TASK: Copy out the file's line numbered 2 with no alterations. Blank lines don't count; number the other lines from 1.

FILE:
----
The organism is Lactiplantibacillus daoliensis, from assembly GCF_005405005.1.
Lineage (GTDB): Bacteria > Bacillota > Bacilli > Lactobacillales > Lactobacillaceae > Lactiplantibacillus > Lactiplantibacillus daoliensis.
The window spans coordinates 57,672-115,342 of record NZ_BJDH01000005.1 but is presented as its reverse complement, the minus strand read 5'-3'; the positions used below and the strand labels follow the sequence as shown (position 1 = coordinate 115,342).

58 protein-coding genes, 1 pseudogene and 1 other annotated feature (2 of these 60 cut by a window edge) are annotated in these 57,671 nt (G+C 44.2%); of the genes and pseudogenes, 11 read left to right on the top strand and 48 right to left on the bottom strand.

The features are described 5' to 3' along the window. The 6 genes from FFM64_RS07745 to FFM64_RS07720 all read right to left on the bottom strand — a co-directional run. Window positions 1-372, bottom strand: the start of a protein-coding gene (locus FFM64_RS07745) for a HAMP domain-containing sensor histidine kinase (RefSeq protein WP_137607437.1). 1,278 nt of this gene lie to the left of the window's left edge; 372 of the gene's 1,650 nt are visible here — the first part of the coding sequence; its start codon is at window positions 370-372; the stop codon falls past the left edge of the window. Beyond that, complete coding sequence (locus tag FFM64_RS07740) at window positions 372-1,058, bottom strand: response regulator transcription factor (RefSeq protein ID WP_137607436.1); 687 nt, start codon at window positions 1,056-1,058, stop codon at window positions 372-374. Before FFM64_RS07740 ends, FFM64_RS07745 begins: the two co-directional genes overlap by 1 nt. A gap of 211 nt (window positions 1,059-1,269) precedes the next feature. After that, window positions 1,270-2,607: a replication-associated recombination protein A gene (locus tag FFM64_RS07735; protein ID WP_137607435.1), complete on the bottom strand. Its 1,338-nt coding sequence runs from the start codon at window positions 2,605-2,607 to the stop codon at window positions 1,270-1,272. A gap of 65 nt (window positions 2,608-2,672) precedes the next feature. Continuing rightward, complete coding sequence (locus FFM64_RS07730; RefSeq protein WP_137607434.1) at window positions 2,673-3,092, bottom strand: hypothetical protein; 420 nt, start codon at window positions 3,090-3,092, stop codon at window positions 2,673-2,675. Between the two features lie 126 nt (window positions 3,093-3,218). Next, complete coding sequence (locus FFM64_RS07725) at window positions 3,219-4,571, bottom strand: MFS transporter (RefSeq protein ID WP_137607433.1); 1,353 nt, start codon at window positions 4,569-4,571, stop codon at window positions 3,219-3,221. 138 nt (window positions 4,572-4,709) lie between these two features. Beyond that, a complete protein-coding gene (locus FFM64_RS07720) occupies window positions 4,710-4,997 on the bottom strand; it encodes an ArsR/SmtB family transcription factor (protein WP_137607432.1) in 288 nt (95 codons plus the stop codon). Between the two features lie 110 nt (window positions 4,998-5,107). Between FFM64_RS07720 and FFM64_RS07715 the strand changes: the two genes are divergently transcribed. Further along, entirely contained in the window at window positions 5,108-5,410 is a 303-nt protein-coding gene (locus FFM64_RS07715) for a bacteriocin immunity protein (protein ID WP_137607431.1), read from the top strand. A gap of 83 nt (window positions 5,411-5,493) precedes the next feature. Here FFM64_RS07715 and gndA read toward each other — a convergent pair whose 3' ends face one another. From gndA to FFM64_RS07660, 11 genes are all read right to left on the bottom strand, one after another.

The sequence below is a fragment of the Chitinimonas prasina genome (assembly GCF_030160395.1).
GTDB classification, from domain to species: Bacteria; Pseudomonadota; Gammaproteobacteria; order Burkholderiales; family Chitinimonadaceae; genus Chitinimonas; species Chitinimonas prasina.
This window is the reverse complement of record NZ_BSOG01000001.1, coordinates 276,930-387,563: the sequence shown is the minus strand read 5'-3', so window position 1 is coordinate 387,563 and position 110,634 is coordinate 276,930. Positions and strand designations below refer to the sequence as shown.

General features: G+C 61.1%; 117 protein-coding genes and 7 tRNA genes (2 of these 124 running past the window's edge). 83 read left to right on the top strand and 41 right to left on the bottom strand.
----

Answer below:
Lineage (GTDB): Bacteria > Bacillota > Bacilli > Lactobacillales > Lactobacillaceae > Lactiplantibacillus > Lactiplantibacillus daoliensis.